"He called me by my first name," Masthay said. "Me - a rookie free agent, new off the street, a punter, frankly bottom of the totem pole. Yet he immediately made me feel welcome and a part of the team."

Rodgers does his research: Where is the player from, his college and what other parts of his background are relatable or interesting.

"I wanted to talk to Diyral Briggs right away and get his story, to Erik Walden and Howard Green and get his story, because that can only make us better," Rodgers said. "The chemistry of the team is often under-appreciated or overlooked when you talk about success. When you know the guy next to you - when you can count on him, you've hung out with him, you know what kind of person he is, know how he's motivated - then you can figure out the buttons to push."

A year and a half later, Masthay wants to perform his best, naturally, but part of that is because he doesn't want to let anyone down, most of all Rodgers.

"We were playing Detroit at home. The week before I hit the ball pretty decent, but Devin Hester had returned one," Masthay said. "There was all this pressure on the punting and on me. I started out the Detroit game with a bad punt; I just kind of shanked one out of bounds. The crowd is booing here at home.

"I come to the sideline and a couple of teammates talk to me, but he pulled me off to the side - and he's getting ready to start an offensive series - and just settled me down. 'Just do your stuff.' "

A calming presence

For all the competitive nature of Rodgers, his calming effect on the team can be seen most often in his receivers.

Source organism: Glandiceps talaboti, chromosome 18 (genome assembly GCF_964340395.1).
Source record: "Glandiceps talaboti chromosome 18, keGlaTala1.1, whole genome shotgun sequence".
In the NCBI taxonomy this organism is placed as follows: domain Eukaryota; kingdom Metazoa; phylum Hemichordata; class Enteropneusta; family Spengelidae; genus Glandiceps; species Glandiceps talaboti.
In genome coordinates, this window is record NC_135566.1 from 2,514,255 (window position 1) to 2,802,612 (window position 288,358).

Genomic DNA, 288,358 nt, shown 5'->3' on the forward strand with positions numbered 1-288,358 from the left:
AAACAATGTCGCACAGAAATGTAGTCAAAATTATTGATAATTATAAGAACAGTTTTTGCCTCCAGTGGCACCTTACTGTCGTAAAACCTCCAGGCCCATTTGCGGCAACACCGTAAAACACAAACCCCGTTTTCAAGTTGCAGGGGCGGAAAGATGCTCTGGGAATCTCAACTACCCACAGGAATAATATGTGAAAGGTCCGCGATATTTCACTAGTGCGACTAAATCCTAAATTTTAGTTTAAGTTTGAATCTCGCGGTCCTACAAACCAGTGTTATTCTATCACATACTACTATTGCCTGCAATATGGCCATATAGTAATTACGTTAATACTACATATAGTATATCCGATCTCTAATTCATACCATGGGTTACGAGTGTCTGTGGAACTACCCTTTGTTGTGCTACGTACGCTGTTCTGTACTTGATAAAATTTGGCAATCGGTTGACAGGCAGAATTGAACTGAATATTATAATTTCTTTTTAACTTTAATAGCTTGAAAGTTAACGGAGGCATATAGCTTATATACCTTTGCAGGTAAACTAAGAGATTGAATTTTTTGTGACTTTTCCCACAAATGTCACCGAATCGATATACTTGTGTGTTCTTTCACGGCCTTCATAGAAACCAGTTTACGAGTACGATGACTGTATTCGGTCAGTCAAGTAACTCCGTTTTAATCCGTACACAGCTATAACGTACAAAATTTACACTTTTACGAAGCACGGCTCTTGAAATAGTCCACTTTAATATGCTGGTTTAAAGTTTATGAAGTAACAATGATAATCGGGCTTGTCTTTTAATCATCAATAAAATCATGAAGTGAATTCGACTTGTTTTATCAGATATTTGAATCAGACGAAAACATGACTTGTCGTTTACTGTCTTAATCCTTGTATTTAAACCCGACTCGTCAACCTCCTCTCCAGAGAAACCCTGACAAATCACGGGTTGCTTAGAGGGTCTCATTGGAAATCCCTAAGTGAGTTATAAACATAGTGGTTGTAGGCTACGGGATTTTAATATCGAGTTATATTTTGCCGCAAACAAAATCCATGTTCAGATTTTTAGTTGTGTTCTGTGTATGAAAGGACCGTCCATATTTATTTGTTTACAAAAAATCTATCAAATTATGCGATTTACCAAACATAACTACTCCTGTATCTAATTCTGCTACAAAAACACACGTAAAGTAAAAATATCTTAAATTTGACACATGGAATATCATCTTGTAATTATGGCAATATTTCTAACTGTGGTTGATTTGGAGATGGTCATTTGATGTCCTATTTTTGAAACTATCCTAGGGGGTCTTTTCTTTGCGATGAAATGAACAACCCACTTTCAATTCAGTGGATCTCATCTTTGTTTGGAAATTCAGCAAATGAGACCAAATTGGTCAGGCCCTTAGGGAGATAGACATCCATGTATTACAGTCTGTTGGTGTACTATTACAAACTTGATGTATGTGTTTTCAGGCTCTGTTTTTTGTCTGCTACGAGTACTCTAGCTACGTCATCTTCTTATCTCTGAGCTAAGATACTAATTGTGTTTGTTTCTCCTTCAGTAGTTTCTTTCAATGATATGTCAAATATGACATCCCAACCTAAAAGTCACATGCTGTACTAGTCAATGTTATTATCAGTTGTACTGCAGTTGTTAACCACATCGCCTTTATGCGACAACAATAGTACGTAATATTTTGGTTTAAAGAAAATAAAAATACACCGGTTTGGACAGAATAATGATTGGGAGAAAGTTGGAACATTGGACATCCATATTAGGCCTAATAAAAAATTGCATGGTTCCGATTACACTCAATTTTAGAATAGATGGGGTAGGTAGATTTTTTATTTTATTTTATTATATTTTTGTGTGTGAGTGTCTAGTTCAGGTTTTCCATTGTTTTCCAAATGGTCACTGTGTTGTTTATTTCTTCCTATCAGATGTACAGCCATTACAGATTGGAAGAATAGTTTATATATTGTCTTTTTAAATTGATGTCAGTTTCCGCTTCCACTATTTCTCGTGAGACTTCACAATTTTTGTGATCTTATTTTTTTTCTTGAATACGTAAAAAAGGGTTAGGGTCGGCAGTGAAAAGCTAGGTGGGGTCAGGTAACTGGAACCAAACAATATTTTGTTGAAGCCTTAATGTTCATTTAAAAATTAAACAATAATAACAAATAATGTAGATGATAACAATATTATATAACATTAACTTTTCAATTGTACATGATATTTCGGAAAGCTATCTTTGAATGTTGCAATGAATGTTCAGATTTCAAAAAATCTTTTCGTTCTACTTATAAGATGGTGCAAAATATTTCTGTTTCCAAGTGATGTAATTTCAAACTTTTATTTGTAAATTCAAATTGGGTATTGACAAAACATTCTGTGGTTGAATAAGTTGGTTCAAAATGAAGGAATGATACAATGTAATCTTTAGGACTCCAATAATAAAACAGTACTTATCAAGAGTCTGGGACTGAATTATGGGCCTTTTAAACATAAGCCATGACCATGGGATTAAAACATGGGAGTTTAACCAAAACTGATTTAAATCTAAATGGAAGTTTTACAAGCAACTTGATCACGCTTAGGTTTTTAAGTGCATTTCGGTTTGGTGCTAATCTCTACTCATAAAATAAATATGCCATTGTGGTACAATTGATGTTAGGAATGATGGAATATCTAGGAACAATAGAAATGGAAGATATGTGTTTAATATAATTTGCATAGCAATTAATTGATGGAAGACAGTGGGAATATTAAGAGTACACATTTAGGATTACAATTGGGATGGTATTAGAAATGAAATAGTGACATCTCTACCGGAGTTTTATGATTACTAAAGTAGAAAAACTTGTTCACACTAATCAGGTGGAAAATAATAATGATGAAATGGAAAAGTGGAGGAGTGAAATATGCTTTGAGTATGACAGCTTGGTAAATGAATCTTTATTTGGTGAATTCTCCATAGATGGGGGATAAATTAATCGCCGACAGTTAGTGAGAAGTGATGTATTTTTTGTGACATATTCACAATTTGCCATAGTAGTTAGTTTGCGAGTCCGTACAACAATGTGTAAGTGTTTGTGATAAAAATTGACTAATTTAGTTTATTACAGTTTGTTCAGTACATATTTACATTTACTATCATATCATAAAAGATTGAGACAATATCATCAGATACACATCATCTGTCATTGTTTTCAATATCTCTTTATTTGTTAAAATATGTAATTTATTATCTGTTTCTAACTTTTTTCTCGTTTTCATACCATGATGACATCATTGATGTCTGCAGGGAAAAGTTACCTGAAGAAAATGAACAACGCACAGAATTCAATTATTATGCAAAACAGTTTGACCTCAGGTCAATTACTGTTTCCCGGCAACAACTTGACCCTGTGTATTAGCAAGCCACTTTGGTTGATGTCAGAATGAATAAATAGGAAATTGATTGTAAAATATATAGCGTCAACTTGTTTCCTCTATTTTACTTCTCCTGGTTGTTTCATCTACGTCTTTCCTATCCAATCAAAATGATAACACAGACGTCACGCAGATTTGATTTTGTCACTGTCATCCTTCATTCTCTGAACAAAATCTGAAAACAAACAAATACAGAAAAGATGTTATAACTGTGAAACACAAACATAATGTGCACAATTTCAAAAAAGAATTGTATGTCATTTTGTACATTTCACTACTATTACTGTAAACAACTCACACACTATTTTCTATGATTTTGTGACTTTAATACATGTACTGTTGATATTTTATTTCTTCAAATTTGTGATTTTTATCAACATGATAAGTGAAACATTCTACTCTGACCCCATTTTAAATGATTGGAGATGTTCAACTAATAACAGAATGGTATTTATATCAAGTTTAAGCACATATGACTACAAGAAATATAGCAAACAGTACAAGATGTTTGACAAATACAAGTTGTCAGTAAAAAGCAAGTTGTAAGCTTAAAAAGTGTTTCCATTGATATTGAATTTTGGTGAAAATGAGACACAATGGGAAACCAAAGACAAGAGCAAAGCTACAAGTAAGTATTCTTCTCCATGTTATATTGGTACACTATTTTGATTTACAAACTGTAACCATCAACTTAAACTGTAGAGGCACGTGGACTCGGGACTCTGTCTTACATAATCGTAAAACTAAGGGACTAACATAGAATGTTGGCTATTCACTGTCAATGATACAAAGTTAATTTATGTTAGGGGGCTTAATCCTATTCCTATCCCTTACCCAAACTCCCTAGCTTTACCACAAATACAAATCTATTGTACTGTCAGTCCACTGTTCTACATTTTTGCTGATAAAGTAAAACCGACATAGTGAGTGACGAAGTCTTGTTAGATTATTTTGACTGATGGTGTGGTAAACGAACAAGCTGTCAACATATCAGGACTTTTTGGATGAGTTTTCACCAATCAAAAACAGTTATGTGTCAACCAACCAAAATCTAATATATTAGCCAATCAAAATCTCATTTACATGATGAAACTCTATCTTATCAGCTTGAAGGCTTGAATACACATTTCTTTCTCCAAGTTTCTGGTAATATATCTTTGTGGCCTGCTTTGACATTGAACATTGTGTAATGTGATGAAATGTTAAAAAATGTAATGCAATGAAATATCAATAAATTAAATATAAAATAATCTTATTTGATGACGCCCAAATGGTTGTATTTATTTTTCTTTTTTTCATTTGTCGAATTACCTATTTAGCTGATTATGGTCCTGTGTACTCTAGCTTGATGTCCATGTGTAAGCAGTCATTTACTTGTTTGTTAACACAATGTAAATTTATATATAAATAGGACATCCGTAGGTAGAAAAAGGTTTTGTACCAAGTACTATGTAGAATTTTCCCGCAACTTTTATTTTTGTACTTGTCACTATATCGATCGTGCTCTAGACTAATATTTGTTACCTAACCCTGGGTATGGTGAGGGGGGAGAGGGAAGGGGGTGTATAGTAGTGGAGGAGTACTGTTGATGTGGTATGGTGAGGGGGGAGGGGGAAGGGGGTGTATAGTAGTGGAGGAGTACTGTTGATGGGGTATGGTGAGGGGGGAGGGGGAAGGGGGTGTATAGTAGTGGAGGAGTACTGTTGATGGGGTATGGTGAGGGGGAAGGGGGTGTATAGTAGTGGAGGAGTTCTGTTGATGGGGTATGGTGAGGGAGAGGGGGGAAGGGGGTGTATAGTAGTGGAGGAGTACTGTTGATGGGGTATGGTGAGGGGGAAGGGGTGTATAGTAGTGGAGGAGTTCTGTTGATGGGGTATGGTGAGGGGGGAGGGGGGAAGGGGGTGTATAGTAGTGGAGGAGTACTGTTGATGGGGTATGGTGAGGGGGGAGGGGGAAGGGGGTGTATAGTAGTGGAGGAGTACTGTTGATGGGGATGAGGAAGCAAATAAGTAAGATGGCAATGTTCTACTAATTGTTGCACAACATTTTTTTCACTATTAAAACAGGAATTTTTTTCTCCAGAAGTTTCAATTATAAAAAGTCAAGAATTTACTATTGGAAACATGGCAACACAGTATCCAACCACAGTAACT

"You know what he does that other quarterbacks don't? It's in the huddle: 'Let's just take one throw at a time,' " Driver said. "That motivates everyone in the huddle - even if you are nervous, like, 'Man, I've got to make every play count. This may be my one opportunity.' He makes you forget that.

"He motivates the guys to say, 'Let's not worry about how many balls we've got. Let's just play.' Because when it's all said and done, no one is going to care about you having a 1,000-yard season - everyone is going to care about us winning the whole thing."

That's an entirely different kind of motivation, unique to a 2011 Packers squad that is so deep at receiver and tight end. Rodgers has to find a way to keep everyone content when things can't always be fair.

The Packers won the season opener against New Orleans, but not everyone was happy. James Jones had one reception. This was not what he had hoped. Though Jones knew the Packers had depth at receiver, he had waited for his time. He had signed a new contract. His moment was now.

Rodgers didn't want to let that issue fester, so he talked with Jones right away.

"I wanted him to know - one, I have confidence in him," Rodgers said. "Two, I agree with him. He should get more opportunities. And three, when he's in there, to run every route as if he's going to get the ball.

"I don't think that's going to directly correlate to him playing well the next couple of weeks or anything. But I just hope he understood that I had confidence in him and I was agreeing with him."

Jennings, Nelson, Finley and even Starks have had more catches than Jones, who had a surreal performance at Detroit on Thursday with three catches including a 65-yard touchdown. He's shown he could be a starter. It's got to be a challenge for the 27-year-old in his prime, but he hasn't vented since.

One mission, one heartbeat, one team. Case closed.

Rodgers seems to enjoy being around his teammates and figuring out what makes them tick for the fulfillment of being a part of something bigger than himself - a team. A good team. And though he's about to turn 28 years old, and perhaps win his first Most Valuable Player award, he's still reading his teammates, listening and watching them, pushing them and encouraging them.

"When you think you've got it figured out, you stop being attentive to what your teammates need, because we're a locker room that's changing," Rodgers said. "Guys change. Their priorities change. Their off-the-field lives change. Guys have kids, get married, guys may have something in their life that's happened that is traumatic.

"You can't talk to a guy the same when he's had those experiences. You have to be sensitive to them and their needs and maybe their situation."